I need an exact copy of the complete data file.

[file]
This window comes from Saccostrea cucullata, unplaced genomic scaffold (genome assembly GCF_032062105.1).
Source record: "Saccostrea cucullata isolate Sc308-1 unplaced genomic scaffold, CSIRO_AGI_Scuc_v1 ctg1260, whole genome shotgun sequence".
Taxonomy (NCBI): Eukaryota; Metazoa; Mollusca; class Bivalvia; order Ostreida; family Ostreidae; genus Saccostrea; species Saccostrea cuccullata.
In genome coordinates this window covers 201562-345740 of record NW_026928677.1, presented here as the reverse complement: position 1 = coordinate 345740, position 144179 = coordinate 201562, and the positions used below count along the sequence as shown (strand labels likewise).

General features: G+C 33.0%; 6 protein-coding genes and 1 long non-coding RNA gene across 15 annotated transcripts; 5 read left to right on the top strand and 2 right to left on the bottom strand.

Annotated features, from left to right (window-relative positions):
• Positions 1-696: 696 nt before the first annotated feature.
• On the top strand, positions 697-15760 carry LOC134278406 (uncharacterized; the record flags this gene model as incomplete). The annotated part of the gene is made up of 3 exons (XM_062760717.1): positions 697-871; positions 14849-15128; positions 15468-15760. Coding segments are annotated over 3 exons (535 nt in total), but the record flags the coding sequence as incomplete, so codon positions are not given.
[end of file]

This window comes from Saccostrea cucullata, unplaced genomic scaffold (genome assembly GCF_032062105.1).
Source record: "Saccostrea cucullata isolate Sc308-1 unplaced genomic scaffold, CSIRO_AGI_Scuc_v1 ctg1260, whole genome shotgun sequence".
Taxonomy (NCBI): Eukaryota; Metazoa; Mollusca; class Bivalvia; order Ostreida; family Ostreidae; genus Saccostrea; species Saccostrea cuccullata.
In genome coordinates this window covers 201562-345740 of record NW_026928677.1, presented here as the reverse complement: position 1 = coordinate 345740, position 144179 = coordinate 201562, and the positions used below count along the sequence as shown (strand labels likewise).

General features: G+C 33.0%; 6 protein-coding genes and 1 long non-coding RNA gene across 15 annotated transcripts; 5 read left to right on the top strand and 2 right to left on the bottom strand.

Annotated features, from left to right (window-relative positions):
• Positions 1-696: 696 nt before the first annotated feature.
• On the top strand, positions 697-15760 carry LOC134278406 (uncharacterized; the record flags this gene model as incomplete). The annotated part of the gene is made up of 3 exons (XM_062760717.1): positions 697-871; positions 14849-15128; positions 15468-15760. Coding segments are annotated over 3 exons (535 nt in total), but the record flags the coding sequence as incomplete, so codon positions are not given.